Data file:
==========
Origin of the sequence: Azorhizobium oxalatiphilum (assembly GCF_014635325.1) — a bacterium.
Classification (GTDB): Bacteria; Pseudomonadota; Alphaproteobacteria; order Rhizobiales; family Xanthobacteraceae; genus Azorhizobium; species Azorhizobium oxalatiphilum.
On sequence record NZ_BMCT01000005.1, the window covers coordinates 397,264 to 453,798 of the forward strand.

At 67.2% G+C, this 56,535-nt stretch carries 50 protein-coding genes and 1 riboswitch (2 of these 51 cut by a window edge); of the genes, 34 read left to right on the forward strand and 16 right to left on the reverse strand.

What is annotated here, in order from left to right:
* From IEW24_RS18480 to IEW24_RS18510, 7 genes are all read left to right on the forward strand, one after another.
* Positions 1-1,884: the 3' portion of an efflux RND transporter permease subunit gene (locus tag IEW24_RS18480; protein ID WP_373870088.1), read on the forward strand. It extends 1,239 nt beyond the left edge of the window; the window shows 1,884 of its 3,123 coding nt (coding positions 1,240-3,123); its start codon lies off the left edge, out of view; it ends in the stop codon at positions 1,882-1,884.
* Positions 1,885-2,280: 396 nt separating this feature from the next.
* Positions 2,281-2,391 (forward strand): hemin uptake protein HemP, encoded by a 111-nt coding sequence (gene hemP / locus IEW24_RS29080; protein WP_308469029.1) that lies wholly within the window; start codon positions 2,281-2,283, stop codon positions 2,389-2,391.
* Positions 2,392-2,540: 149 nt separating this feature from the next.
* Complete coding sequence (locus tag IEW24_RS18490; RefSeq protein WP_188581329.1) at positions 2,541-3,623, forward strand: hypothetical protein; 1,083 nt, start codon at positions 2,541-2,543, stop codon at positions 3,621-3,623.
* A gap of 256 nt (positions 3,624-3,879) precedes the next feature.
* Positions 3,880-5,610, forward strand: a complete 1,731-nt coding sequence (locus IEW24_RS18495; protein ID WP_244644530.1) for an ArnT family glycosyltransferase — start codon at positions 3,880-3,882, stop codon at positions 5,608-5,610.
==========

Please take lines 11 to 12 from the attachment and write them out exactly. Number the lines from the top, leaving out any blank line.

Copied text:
* Complete coding sequence (locus tag IEW24_RS18490; RefSeq protein WP_188581329.1) at positions 2,541-3,623, forward strand: hypothetical protein; 1,083 nt, start codon at positions 2,541-2,543, stop codon at positions 3,621-3,623.
* A gap of 256 nt (positions 3,624-3,879) precedes the next feature.